In New English Review Dalrymple reviews Red Love: the Story of an East German Family, which illuminates the challenge of navigating the changing totalitarian regimes in 20th Century Europe during the heyday of communism:
The author conveys very well the mental contortions required to live in East Germany (or in any such regime): the mixture of belief, cynicism, indifference, calculation, compromise, wilful ignorance, opportunism, bravery, effrontery and all the many shades and interactions between them. The author does not make himself out a hero, quite the reverse: he is an ordinary, intelligent likeable person who just wants a ‘normal’ life and would prefer to live without overt political interference.
The moral reprehensibility and degradation of the regime was obvious both from the outside and in retrospect: but from within and at the time, matters were often more equivocal. Perhaps the hardest words in the book are reserved for those in the west who admired the GDR…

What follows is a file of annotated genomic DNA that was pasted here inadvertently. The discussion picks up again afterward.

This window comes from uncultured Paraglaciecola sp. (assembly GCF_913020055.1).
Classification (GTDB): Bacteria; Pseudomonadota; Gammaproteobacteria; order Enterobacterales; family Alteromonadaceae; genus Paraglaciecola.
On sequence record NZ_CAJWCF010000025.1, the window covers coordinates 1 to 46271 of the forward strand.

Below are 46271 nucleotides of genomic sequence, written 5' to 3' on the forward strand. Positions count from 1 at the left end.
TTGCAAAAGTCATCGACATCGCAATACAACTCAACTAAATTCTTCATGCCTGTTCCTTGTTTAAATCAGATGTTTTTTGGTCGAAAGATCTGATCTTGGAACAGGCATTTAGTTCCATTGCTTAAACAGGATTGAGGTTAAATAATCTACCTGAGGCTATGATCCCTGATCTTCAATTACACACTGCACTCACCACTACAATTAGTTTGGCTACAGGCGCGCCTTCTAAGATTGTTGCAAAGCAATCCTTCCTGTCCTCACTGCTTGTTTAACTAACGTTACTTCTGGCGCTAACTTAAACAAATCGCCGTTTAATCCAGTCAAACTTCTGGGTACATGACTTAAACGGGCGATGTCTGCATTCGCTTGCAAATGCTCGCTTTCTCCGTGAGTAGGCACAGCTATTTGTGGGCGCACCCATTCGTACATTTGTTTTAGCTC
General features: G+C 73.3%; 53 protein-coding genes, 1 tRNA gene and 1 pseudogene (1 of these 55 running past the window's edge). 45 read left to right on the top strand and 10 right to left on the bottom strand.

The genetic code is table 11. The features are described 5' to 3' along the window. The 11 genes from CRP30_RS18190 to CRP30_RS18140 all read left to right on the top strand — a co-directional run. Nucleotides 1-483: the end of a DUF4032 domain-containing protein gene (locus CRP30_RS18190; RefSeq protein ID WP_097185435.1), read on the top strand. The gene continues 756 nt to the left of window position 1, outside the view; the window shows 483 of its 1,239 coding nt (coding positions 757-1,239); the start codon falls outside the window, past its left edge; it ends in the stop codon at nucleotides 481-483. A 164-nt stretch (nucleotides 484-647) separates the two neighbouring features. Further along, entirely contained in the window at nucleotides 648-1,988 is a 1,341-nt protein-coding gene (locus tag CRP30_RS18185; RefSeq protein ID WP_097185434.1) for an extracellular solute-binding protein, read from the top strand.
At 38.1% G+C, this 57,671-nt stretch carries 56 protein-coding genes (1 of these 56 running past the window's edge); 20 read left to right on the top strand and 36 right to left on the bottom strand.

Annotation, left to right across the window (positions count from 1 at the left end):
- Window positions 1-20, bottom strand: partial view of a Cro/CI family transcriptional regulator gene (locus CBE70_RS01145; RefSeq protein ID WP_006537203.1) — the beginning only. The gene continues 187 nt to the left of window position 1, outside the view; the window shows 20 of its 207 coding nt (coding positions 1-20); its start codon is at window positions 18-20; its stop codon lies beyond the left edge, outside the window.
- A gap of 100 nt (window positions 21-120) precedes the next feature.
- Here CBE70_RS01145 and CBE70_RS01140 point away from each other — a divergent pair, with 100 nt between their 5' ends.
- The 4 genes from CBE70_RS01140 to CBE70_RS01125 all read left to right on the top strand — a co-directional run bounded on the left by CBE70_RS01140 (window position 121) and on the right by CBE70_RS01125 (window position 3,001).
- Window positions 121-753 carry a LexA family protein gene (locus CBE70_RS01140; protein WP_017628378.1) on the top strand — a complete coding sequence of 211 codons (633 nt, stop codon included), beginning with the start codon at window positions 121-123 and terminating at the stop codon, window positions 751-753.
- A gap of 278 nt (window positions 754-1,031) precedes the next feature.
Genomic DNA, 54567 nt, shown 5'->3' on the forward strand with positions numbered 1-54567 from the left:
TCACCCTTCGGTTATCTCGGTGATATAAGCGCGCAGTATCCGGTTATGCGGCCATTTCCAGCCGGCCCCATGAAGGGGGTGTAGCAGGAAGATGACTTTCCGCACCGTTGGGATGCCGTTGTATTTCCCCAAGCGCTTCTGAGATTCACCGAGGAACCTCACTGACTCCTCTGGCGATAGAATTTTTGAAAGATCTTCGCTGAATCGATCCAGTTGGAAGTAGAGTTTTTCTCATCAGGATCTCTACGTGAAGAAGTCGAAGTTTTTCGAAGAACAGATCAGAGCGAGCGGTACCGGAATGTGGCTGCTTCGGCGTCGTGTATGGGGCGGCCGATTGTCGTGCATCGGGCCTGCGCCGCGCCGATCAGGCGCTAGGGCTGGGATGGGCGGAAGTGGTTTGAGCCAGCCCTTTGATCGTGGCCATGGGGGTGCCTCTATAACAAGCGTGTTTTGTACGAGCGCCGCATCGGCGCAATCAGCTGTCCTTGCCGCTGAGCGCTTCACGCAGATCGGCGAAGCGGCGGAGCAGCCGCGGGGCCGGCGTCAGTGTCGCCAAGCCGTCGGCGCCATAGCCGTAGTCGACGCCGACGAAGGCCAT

The BBC are broadcasting a play by James Follett called Rules of Asylum first aired in 1973 and set in a fictitious eastern bloc country. Well worth a listen. The film The Lives of others also well conveys the oppression and paranoia from those days.
Jonathan, I have only seen The Lives of Others once, but it seems like yesterday, so strong was its impression on me. I believe William F. Buckley said it was the greatest film he had ever seen.
Not sure where to post this, but I came across an Anthony Daniels article in New Criterion.
Thank you, Kevin.
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